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Proceedings Paper

High-pressure xenon gamma-ray spectrometers: recent developments and applications
Author(s): Gary C. Tepper; Robert L. Palmer; Jon R. Losee
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Paper Abstract

One of the most challenging and topical problems in modern gamma-ray spectroscopy is the need for thermally stable, high-resolution detectors. Temperature variations affect sensitive performance parameters in existing spectrometers such as leakage current in semiconductor photo-conductors and light output in scintillation-based spectrometers. For this reason, commercial gamma-ray detectors are restricted to operation over a very limited and often inconvenient temperature range. However, many important applications for radiation detectors including well logging, environmental surveillance, and gamma-ray astronomy require detectors that can provide high resolution spectroscopic measurements over a wide operating temperature range. Our research has demonstrated that highly purified and compressed xenon possesses a unique combination of properties that makes it particularly attractive as a thermally stable detection medium for high-resolution gamma-ray spectroscopy. Xenon- based detectors can exhibit energy resolutions of < 2 percent at 662 keV and are relatively insensitive to temperature variations. The state of the art in high- pressure xenon detector development is discussed including detector designs, current applications, existing limitations, and suggestions for future investigations.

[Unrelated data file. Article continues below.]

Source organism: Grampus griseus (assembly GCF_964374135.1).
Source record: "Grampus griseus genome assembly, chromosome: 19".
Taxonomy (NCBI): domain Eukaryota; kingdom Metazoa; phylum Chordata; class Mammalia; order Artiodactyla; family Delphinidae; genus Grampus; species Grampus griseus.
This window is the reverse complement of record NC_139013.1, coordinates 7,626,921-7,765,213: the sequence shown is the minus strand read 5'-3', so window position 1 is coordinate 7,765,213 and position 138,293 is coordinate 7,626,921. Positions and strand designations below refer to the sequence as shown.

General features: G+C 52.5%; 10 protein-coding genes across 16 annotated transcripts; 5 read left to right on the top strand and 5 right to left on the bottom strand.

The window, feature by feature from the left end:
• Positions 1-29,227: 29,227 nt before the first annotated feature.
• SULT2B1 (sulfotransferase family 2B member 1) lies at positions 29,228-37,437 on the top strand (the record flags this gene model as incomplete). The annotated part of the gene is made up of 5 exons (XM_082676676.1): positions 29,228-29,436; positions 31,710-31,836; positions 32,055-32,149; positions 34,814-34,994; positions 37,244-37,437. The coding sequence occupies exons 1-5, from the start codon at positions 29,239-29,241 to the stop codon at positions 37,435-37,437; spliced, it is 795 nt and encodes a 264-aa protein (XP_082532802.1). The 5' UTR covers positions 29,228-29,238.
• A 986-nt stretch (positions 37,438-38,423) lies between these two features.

Paper Details

Date Published: 19 October 1999
PDF: 10 pages
Proc. SPIE 3768, Hard X-Ray, Gamma-Ray, and Neutron Detector Physics, (19 October 1999); doi: 10.1117/12.366590
Show Author Affiliations
Gary C. Tepper, Virginia Commonwealth Univ. (United States)
Robert L. Palmer, Univ. of California/San Diego (United States)
Jon R. Losee, Space and Naval Warfare Systems Ctr., San Diego (United States)


Published in SPIE Proceedings Vol. 3768:
Hard X-Ray, Gamma-Ray, and Neutron Detector Physics
Ralph B. James; Richard C. Schirato, Editor(s)

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